Justice for John Morland and Kris Jarvis

The issue:
John Morland and Kris Jarvis were tragically killed in Purley by a reckless driver who was already disqualified from driving, without insurance, in a vehicle taken without consent, was more than two and a half times over the alcohol blood limit, had taken cocaine in the previous 24 hours and was driving at 70 miles per hour in a 30-zone whilst being pursued by police. John and Kris’s killer received just 10 years in prison for his crimes.
Alok is now working with Kris and Jon’s fiancées Tracey Fidler and Hayley Lindsay to toughen up sentencing for those convicted of death by dangerous driving.
Achievements to date:
  • Alok welcomed an announcement made in May 2014 that the Government would hold a review of all driving related offences and sentences.
  • Alok held a Parliamentary debate on dangerous driving in November 2014 and secured a commitment from the responding Minister that the Government would hold an extensive public consultation on the issue of sentencing.
  • Alok organised a meeting between Tracey and Hayley and the Minister for Criminal Justice. During the meeting, Mike Penning agreed to ensure that the views expressed by Tracey and Hayley were fed into the Review of driving offences and penalties.
  • Alok organised a meeting for Tracey and Hayley with Prime Minister David Cameron. The Prime Minister agreed to write to the Justice Secretary asking him to consider ways that prison sentences for causing multiple road deaths could be extended.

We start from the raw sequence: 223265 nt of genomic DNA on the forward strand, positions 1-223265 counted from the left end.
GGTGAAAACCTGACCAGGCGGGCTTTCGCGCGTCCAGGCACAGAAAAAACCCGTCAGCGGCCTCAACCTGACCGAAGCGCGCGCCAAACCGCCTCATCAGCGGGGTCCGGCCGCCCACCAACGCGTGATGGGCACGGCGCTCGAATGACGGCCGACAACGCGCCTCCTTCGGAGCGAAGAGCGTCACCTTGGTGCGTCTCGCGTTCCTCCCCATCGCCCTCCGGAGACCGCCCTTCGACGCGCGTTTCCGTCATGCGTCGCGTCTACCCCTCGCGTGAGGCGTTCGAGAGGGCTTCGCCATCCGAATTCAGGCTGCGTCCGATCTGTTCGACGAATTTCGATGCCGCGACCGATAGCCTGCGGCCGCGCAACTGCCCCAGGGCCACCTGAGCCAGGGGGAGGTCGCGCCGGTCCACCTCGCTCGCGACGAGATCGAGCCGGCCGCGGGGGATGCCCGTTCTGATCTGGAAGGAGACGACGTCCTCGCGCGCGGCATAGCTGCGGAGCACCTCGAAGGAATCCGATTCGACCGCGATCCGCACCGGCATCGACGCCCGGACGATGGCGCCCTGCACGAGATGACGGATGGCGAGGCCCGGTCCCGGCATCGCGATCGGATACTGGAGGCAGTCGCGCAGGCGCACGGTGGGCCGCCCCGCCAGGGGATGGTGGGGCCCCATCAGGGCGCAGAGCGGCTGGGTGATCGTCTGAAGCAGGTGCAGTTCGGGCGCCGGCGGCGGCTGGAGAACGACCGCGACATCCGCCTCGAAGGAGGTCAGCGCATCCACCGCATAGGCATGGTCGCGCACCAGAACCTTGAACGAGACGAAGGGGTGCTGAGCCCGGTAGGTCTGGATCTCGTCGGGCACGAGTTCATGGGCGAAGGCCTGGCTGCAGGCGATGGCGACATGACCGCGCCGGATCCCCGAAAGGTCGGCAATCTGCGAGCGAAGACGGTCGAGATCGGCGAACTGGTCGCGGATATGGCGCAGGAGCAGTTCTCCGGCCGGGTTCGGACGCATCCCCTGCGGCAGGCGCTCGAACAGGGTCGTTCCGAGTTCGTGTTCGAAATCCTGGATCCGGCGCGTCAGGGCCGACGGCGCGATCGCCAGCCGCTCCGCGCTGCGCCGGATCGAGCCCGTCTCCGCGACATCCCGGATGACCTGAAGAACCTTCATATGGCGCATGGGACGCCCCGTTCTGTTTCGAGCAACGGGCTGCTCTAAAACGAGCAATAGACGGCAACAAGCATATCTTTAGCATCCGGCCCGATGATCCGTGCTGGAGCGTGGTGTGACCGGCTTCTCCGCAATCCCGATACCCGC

• A petition set up by Tracey and Hayley which called on the Government to introduce consecutive sentencing for each person killed by a dangerous driver received more than 100,000 signatures.
  • Alok held a Westminster Hall debate in September 2015 and called on the government to toughen the sentencing regime for those who kill through dangerous driving. After the debate Minister Andrew Selous MP met with Tracey, Hayley and Alok to hear their personal views on the matter.
  • The Ministry of Justice launched a consultation seeking views on whether the current maximum penalties available to the courts should be increased. Alok’s letter to the Minister for Prisons, Sam Gyimah, can be read on his website.
  • Alok organised a meeting between Tracey and Haley and the Minister for Prisons, Sam Gyimah, to discuss stronger sentences for dangerous driving and the recent consultation on driving offences held by the Ministry of Justice.
Next steps:
  • Alok will continue to help Tracey and Hayley in their campaign to toughen sentences for those who are convicted of death by dangerous driving.
Alok says:
“I am pleased that the government are listening carefully to the argument for needing tougher sentences for those who kill through dangerous driving and I will continue to work with Tracey and Hayley to change the law so that sentences properly reflect the crime committed.”

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